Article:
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Original Issue

My Shot Teenage pros are common in many sports, and they soon will be in golf too

Whether a talented teenage golfer should stay in school or turn
pro has been hotly debated in recent weeks after 17-year-old
Kevin Na said that he was dropping out of high school to enter
the PGA Tour's Q school and U.S. Girls' Junior champion Nicole
Perrot, also 17, said she'd turn pro soon. Many people are
outraged that these kids are going pro, but I'm not. Other pro
sports are full of teenagers, so why not golf? Besides, how can
the critics presume to make life decisions for people they don't

When I dropped out of the 10th grade in 1950 to join the LPGA at
age 16, many of my parents' friends said Mom and Dad were nuts,
but turning pro was the best decision we ever made. I was a
straight-A student, and I knew what I wanted to do with my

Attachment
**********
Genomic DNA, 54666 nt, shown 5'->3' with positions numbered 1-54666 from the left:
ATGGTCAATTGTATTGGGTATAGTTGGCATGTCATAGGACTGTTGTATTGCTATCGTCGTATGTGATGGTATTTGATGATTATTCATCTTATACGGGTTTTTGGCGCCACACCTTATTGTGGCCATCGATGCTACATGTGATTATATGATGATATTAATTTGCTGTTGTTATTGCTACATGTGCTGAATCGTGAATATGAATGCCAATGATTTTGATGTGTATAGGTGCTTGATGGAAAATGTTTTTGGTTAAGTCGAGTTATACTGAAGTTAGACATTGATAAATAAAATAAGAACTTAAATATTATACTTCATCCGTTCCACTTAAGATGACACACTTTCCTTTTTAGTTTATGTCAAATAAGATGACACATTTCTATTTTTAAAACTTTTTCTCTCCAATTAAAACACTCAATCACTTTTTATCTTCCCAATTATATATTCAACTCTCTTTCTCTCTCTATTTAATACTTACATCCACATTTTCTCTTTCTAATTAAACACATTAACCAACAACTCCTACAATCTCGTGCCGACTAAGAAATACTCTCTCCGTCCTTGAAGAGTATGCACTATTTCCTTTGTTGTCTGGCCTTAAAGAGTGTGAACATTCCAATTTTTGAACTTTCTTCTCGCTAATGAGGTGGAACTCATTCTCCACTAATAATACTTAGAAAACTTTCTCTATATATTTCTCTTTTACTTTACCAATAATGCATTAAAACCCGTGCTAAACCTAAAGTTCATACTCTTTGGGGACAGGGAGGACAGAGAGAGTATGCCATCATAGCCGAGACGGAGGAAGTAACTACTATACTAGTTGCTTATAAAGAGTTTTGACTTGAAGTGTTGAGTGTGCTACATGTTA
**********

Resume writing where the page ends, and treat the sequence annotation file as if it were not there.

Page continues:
life--be a golfer--and that I would continue my education
outside the classroom. My parents and I traveled around the
country in a 22-foot Airstream trailer, and I spent my free time
devouring books.

Society is obsessed with traditional guidelines, but tradition is
for people who don't think for themselves or maximize their
abilities. Talent shouldn't be squelched because of age. If a
young golfer is mature and has a family that will support him, he
should be allowed to go pro. Who says teenagers are too immature
to cope with the rigors of tour life? I know lots of juvenile

The PGA Tour doesn't have an age requirement. The LPGA requires
members to be 18 or older, but a girl 15 or older can petition
the commissioner to waive that requirement, and he'll be asked to
do so if the Wongluekiet twins, Aree and Naree, who are 15, turn
pro. I met the Wongluekiets at this year's Nabisco Championship,
and they were polite, poised and chaperoned by their parents.
Their talent is otherworldly, so I see no reason for them to
remain amateurs and put their games and earning potential on

We'll see lots more kids going pro. Some will succeed and some
will fail. That's not good or bad. It's a fact of life.

Marlene Hagge, 67, was the youngest LPGA member in history.